The WorldView-3 satellite, which launched on August 13, has sent back its first images. They’re gorgeous, and kind of creepy.
The new satellite can see to a resolution of 31 centimeters. That means each pixel of the camera captures one square foot of land, which is sharp enough to see home plate at Yankee Stadium, to map crops by pattern and type, to identify the type and speed of cars and trucks, and measure population density, all from 383 miles above the Earth’s surface.
WV-3 isn’t the sharpest satellite ever–some military satellites have a resolution of 15 to 20 centimeters–but it does have the highest resolution of any commercial satellite in the world. (The previous record-holder, GeoEye-1, had a resolution of 46 centimeters.)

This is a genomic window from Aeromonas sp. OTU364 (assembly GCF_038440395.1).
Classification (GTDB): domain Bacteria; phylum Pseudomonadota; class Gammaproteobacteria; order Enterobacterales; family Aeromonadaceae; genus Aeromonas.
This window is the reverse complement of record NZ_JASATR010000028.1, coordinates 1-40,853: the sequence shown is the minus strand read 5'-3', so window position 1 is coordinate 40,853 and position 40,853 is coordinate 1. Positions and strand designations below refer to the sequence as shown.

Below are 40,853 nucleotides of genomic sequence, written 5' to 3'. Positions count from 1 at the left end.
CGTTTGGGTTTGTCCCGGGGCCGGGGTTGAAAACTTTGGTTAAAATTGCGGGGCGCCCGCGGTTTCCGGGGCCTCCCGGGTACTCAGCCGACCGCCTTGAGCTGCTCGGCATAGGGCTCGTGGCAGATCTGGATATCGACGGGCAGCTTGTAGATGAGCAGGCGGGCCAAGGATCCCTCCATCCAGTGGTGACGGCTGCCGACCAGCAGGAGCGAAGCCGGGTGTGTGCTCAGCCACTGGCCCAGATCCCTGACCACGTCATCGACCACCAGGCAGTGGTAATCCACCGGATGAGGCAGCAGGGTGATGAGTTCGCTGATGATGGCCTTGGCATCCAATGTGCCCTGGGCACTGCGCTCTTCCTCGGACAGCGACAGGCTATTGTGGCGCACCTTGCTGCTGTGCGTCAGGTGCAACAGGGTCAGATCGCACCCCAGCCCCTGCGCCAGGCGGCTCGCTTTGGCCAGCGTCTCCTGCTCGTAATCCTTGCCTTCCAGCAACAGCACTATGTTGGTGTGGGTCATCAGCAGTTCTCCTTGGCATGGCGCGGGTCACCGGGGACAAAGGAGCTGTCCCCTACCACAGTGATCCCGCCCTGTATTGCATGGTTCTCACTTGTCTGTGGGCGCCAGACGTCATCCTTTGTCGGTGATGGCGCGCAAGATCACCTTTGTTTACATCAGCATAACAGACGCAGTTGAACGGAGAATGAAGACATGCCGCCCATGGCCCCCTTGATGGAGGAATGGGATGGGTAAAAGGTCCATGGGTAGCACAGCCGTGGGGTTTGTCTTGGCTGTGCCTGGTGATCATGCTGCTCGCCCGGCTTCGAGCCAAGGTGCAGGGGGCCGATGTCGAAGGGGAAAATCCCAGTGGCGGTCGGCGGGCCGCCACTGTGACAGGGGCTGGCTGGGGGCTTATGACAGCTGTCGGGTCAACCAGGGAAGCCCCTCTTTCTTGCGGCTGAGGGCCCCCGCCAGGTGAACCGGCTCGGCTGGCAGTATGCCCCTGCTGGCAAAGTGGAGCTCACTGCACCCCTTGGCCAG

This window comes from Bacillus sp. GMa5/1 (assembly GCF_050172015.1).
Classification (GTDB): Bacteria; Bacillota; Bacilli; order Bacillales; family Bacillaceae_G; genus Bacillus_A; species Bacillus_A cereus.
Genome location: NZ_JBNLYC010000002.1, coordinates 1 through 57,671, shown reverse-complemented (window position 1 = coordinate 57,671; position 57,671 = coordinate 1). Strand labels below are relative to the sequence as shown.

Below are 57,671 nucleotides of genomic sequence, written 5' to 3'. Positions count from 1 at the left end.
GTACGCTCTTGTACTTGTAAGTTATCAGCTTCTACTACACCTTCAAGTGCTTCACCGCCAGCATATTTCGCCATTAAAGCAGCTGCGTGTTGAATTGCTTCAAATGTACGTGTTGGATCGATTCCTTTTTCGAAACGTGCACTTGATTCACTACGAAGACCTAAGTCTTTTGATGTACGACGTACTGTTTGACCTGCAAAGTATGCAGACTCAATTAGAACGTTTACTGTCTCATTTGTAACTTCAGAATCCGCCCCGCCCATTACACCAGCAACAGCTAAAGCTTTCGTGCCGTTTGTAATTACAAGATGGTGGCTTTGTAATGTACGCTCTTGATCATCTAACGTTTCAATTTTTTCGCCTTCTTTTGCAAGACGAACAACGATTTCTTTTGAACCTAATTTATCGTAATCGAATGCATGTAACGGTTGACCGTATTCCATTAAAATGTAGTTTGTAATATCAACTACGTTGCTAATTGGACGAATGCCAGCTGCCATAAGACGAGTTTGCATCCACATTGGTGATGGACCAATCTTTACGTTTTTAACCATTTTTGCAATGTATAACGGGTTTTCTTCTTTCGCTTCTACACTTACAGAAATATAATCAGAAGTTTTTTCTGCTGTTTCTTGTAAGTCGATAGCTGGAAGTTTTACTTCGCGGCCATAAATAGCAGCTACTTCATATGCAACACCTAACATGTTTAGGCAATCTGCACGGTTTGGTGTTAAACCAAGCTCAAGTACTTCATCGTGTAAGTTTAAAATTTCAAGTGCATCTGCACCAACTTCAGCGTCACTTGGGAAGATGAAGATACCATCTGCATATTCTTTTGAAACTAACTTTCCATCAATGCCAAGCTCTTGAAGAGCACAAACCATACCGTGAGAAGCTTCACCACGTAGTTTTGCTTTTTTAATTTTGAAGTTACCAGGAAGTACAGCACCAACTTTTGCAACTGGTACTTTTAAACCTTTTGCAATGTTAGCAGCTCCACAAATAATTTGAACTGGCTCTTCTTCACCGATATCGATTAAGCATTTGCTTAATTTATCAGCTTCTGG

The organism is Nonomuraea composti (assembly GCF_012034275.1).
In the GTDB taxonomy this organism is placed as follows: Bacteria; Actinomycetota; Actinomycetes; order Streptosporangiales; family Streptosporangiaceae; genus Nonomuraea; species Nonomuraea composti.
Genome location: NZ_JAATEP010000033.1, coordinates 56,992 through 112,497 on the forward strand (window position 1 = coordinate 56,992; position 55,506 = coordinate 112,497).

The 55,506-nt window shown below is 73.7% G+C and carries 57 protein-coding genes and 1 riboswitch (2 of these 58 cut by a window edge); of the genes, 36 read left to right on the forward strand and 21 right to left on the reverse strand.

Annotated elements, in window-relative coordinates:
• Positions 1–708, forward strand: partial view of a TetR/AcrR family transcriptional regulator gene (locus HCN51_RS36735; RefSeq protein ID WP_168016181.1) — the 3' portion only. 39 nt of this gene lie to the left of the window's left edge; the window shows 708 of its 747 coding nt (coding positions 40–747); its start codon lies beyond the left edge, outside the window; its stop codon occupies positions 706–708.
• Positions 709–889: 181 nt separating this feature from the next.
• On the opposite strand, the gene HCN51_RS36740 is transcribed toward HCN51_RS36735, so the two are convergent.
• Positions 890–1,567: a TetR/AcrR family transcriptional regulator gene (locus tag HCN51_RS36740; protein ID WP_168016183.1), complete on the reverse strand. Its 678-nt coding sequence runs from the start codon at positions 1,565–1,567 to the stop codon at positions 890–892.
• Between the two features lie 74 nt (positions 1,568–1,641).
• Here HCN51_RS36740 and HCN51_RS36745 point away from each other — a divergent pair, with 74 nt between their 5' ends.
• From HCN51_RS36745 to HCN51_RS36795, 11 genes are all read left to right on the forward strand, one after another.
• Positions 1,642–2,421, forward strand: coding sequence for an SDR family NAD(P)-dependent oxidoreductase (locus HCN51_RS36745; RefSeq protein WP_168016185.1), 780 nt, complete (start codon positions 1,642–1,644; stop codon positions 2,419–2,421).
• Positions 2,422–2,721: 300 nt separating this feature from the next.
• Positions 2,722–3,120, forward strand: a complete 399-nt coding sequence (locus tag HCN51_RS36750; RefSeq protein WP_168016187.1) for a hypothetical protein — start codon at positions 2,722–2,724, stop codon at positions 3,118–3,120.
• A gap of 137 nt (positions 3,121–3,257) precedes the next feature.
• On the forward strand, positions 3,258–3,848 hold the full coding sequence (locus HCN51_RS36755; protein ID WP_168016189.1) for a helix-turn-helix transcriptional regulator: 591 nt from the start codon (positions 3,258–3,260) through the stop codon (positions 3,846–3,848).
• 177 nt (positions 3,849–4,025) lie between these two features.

But WV-3 is important for another reason. Up until now, U.S. regulations prevented companies from selling images with resolutions finer than 50 centimeters to anyone but the military. But WV-3’s maker, DigitalGlobe, has been granted tentative permission to break that rule. Starting six months from now, they’ll be able to sell images with a 30-centimeter resolution to anyone who’s willing to buy.
The images shown here have a resolution to 40 centimeters, because the company isn’t allowed to start showing the 30-centimeter images until the six-month waiting period is over.